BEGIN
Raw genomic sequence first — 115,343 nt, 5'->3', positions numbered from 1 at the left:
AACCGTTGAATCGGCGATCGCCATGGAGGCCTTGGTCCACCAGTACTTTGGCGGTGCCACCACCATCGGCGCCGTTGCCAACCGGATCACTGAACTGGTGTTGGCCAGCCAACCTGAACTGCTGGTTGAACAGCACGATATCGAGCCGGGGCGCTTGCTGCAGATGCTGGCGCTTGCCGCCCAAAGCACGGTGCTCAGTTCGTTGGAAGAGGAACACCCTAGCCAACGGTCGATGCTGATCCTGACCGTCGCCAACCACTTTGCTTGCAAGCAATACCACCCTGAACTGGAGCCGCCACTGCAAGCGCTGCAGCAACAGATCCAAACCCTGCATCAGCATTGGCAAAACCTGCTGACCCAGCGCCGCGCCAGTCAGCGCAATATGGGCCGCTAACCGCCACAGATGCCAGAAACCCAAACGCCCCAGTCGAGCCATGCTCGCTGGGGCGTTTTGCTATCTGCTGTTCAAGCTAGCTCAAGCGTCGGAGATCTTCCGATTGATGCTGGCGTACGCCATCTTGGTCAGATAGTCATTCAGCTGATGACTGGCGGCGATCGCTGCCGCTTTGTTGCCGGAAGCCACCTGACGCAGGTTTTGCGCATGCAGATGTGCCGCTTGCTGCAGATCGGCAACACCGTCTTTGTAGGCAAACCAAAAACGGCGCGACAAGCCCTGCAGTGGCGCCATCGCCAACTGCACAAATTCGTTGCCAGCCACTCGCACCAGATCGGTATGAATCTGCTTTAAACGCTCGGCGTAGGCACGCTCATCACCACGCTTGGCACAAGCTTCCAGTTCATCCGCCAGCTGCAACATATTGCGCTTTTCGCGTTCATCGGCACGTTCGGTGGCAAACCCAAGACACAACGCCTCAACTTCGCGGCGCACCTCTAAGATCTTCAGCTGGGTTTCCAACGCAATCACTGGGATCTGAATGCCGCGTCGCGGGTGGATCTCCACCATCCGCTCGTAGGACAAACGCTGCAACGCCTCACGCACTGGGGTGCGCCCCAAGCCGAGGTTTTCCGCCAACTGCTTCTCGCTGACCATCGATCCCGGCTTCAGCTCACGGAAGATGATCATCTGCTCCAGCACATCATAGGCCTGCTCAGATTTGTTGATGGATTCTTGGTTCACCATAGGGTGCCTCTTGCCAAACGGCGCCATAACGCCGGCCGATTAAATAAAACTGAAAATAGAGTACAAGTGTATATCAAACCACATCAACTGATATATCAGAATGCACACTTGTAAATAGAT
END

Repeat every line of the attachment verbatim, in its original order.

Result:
Raw genomic sequence first — 115,343 nt, 5'->3', positions numbered from 1 at the left:
AACCGTTGAATCGGCGATCGCCATGGAGGCCTTGGTCCACCAGTACTTTGGCGGTGCCACCACCATCGGCGCCGTTGCCAACCGGATCACTGAACTGGTGTTGGCCAGCCAACCTGAACTGCTGGTTGAACAGCACGATATCGAGCCGGGGCGCTTGCTGCAGATGCTGGCGCTTGCCGCCCAAAGCACGGTGCTCAGTTCGTTGGAAGAGGAACACCCTAGCCAACGGTCGATGCTGATCCTGACCGTCGCCAACCACTTTGCTTGCAAGCAATACCACCCTGAACTGGAGCCGCCACTGCAAGCGCTGCAGCAACAGATCCAAACCCTGCATCAGCATTGGCAAAACCTGCTGACCCAGCGCCGCGCCAGTCAGCGCAATATGGGCCGCTAACCGCCACAGATGCCAGAAACCCAAACGCCCCAGTCGAGCCATGCTCGCTGGGGCGTTTTGCTATCTGCTGTTCAAGCTAGCTCAAGCGTCGGAGATCTTCCGATTGATGCTGGCGTACGCCATCTTGGTCAGATAGTCATTCAGCTGATGACTGGCGGCGATCGCTGCCGCTTTGTTGCCGGAAGCCACCTGACGCAGGTTTTGCGCATGCAGATGTGCCGCTTGCTGCAGATCGGCAACACCGTCTTTGTAGGCAAACCAAAAACGGCGCGACAAGCCCTGCAGTGGCGCCATCGCCAACTGCACAAATTCGTTGCCAGCCACTCGCACCAGATCGGTATGAATCTGCTTTAAACGCTCGGCGTAGGCACGCTCATCACCACGCTTGGCACAAGCTTCCAGTTCATCCGCCAGCTGCAACATATTGCGCTTTTCGCGTTCATCGGCACGTTCGGTGGCAAACCCAAGACACAACGCCTCAACTTCGCGGCGCACCTCTAAGATCTTCAGCTGGGTTTCCAACGCAATCACTGGGATCTGAATGCCGCGTCGCGGGTGGATCTCCACCATCCGCTCGTAGGACAAACGCTGCAACGCCTCACGCACTGGGGTGCGCCCCAAGCCGAGGTTTTCCGCCAACTGCTTCTCGCTGACCATCGATCCCGGCTTCAGCTCACGGAAGATGATCATCTGCTCCAGCACATCATAGGCCTGCTCAGATTTGTTGATGGATTCTTGGTTCACCATAGGGTGCCTCTTGCCAAACGGCGCCATAACGCCGGCCGATTAAATAAAACTGAAAATAGAGTACAAGTGTATATCAAACCACATCAACTGATATATCAGAATGCACACTTGTAAATAGAT